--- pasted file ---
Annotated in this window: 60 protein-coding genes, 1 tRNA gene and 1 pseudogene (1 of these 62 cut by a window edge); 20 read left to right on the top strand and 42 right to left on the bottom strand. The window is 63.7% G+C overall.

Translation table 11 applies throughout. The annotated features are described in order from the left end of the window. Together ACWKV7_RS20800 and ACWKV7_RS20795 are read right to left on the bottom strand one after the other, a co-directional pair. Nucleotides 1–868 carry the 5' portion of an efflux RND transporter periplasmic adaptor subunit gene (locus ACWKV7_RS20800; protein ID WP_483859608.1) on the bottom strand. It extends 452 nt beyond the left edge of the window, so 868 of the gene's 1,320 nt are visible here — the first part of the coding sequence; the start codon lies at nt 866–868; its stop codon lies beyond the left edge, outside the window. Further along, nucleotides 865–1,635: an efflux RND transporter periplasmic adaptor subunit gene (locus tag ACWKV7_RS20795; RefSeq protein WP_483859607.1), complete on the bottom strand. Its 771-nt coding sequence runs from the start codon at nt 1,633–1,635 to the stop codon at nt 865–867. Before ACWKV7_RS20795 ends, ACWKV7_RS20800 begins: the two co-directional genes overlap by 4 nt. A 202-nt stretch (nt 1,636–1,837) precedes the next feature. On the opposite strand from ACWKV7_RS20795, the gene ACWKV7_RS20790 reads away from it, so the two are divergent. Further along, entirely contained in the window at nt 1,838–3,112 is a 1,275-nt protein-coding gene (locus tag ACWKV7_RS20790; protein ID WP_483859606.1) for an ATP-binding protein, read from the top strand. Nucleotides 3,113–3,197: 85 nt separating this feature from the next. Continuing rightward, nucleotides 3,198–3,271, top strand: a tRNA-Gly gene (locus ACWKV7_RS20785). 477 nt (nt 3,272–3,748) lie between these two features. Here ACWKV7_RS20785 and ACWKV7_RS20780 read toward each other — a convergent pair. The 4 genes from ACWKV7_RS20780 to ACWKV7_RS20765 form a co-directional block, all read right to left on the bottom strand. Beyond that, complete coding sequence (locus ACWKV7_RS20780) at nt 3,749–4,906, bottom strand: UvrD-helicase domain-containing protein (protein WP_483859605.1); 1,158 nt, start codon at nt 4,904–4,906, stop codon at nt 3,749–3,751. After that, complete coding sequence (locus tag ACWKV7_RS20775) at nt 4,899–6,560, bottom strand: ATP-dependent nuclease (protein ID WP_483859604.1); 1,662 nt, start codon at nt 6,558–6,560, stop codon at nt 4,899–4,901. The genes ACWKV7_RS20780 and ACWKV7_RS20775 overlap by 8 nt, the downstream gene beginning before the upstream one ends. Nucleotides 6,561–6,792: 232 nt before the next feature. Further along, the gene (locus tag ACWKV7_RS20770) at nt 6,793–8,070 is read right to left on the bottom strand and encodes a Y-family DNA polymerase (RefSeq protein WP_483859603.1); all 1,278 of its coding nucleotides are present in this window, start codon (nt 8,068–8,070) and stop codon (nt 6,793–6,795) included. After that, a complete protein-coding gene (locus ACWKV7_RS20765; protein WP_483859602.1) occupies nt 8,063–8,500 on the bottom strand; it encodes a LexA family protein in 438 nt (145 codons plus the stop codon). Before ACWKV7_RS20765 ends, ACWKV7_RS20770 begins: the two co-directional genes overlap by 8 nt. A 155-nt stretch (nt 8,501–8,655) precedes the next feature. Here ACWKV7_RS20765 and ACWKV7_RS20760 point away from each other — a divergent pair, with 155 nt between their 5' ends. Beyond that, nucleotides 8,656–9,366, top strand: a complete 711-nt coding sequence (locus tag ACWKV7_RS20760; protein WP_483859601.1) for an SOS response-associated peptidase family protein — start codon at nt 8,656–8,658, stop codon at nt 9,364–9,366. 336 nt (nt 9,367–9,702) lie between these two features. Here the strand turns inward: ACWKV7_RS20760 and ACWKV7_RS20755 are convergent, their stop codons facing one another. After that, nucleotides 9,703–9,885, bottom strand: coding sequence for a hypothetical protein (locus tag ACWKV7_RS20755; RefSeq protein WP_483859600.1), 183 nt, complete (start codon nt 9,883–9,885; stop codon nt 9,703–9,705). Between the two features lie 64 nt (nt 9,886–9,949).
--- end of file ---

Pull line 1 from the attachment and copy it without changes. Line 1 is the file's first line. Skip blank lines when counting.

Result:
Annotated in this window: 60 protein-coding genes, 1 tRNA gene and 1 pseudogene (1 of these 62 cut by a window edge); 20 read left to right on the top strand and 42 right to left on the bottom strand. The window is 63.7% G+C overall.